Over at Minding the Campus, Anthony Paletta dissects a new book called Academic Repression: Reflections from the Academic Industrial Complex. (What an archaic and overwrought title — it combines Vietnam-era rhetoric with visions of industrialized office oppression best personified by the legendary Crimson Permanent Assurance). Read Anthony’s entire review, but suffice it to say that the vision of “repression” conjured up by the collection of radical Leftist contributors consists largely of . . . outside criticism. Anthony highlights the following paragraph:
Thus academic repression occurs when the state, political groups, or the university administration attempts to muzzle the outspoken through punitive actions, but it also occurs — all too effectively — when fearful, self-concerned professors censor themselves for purposes of career advancement. Furthermore, one need not be demoted, non-promoted, or fired for academic repression to manifest, it is enough to be marginalized or treated with disdain. It does not require the actual exercise of power, it operates on the mere hint, suggestion, or threat of slapdown, and it thrives in the chilling afterglow of its prior victims whom the state, university administrators, and political assassins uphold to say: “Be careful, or the head on this stake could be yours.”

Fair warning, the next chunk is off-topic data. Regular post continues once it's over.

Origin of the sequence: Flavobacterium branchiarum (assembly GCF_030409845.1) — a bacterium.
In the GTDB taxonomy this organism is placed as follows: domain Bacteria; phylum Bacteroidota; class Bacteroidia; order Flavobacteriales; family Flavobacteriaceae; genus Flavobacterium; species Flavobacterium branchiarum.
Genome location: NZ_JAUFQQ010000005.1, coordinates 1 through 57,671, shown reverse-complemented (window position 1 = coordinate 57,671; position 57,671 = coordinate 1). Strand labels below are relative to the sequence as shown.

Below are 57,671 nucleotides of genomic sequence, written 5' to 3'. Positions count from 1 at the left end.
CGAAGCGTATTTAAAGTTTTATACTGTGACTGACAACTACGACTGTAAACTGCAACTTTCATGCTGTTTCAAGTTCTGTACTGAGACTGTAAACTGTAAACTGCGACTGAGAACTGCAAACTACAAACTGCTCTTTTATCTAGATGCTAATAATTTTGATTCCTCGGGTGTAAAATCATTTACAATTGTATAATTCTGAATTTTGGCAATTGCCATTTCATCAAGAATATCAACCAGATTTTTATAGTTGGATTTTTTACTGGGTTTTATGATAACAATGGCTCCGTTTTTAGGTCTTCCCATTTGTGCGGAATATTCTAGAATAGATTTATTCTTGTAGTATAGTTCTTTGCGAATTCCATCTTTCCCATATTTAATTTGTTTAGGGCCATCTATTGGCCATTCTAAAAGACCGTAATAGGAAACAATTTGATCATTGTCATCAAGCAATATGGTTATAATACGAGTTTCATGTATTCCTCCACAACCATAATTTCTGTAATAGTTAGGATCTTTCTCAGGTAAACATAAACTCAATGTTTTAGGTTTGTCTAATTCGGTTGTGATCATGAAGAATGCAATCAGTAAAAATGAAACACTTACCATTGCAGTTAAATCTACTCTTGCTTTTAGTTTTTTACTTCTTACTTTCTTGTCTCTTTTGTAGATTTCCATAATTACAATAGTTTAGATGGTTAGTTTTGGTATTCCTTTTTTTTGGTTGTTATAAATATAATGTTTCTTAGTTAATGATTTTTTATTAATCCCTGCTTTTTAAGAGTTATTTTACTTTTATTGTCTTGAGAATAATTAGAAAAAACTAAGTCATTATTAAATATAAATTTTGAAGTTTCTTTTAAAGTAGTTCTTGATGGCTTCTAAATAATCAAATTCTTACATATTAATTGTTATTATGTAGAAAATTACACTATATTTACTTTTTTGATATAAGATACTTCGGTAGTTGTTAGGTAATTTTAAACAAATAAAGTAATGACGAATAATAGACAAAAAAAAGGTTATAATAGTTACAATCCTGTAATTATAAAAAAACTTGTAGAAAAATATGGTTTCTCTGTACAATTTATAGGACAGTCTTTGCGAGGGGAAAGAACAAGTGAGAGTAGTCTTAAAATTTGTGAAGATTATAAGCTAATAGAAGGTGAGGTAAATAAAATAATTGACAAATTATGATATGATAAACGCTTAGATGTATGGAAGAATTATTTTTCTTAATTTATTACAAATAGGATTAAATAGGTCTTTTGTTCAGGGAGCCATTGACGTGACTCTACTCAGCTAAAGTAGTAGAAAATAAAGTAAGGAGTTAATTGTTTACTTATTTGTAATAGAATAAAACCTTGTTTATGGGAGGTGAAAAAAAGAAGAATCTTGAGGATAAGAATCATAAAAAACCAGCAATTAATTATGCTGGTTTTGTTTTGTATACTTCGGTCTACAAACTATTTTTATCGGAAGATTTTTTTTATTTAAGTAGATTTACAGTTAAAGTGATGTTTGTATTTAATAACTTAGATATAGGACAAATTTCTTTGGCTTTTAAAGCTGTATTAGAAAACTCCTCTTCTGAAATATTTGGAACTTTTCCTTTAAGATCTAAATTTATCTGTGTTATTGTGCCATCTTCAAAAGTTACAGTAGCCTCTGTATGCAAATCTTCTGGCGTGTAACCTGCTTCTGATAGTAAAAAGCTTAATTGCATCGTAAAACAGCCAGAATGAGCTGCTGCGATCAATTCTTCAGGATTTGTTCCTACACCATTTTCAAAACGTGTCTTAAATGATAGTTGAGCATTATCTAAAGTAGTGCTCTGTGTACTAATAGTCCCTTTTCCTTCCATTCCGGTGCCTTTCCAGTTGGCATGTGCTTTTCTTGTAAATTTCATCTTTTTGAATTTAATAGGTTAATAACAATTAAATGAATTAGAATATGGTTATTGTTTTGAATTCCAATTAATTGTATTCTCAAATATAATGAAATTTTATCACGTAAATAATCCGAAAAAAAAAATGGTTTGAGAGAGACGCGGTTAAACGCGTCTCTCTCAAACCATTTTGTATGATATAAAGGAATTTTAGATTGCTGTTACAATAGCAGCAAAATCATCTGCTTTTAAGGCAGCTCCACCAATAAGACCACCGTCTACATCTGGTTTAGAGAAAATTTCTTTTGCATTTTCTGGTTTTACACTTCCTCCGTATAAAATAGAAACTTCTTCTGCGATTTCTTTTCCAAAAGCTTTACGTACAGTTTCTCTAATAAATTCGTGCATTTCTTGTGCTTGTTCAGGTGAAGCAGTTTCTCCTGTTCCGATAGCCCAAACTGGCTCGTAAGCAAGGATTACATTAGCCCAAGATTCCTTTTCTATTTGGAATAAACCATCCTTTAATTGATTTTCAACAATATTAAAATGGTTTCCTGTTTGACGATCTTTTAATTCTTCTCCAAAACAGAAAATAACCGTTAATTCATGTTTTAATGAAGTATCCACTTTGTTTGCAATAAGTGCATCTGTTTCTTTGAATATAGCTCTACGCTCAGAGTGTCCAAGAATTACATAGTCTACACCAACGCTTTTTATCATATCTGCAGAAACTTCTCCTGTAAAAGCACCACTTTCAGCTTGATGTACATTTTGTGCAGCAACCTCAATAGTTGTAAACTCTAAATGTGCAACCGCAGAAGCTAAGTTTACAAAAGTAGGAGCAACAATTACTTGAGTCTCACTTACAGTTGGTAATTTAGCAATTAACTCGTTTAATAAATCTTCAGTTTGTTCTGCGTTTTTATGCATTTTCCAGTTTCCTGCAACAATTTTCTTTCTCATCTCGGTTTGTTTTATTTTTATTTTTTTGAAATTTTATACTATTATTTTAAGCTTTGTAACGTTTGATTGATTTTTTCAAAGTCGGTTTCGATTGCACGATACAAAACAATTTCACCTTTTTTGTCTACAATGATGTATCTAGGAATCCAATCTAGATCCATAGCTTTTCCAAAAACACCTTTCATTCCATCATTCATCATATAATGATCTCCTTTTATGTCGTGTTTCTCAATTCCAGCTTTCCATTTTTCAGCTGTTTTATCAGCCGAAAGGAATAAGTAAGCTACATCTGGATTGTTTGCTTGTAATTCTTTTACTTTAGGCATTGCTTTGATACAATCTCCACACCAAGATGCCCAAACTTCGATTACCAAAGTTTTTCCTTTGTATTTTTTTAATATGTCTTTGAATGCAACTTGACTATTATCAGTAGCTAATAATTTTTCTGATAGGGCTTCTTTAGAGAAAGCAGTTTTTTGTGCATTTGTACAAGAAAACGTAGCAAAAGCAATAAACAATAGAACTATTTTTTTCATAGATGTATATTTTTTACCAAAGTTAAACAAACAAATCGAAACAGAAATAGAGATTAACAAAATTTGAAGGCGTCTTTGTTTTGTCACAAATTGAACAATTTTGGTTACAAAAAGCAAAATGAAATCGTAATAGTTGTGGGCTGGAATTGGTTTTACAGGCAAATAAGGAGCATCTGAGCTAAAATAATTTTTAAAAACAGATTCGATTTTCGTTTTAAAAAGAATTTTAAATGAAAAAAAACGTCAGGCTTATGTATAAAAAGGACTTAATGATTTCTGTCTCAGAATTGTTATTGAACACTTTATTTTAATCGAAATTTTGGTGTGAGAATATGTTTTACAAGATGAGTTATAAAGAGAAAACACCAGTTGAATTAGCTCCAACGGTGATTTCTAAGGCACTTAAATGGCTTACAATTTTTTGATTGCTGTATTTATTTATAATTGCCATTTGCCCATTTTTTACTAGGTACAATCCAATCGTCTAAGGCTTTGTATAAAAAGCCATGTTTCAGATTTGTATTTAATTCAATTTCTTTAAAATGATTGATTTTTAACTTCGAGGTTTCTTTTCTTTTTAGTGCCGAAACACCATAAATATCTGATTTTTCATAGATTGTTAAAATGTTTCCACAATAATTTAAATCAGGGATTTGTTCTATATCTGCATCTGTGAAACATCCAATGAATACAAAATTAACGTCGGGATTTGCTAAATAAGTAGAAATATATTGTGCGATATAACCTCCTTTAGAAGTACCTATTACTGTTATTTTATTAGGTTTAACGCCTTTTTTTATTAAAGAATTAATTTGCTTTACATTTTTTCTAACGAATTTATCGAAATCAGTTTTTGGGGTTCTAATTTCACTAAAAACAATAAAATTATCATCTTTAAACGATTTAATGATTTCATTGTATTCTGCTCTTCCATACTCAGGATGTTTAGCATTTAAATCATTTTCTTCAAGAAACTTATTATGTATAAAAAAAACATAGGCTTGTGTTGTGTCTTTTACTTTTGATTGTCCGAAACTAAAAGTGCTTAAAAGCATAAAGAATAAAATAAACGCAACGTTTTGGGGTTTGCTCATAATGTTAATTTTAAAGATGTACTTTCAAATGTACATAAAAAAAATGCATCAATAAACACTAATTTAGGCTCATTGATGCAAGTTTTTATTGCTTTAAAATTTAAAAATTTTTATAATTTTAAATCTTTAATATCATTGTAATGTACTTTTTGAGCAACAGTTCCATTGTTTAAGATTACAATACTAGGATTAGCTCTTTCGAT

Of course actual punitive actions in response to protected speech threaten academic freedom. But what of being “marginalized” or “treated with disdain”? What does that even mean? Is “disdain” really a threat to freedom? Is a professor not capable of disregarding disrespect and forcefully advocating his ideas anyway?
Criticism is not censorship. And to equate the two actually represents an attempt to stifle free expression. Remember, the vast majority of professors are public officials — state employees — and their plea for the right to politicize their profession while limiting public criticism is itself deeply problematic. The picture of the thin-skinned campus radical is almost comical. As they rail against the “fascist” Bush administration, equating the men and women who served in the White House with the worst (and most murderous) tyrants of all time, they beg us all to be nice to them.
The authors are not content with “Free speech for me but not for thee.” For them, it’s also “Disdain for thee but not for me.”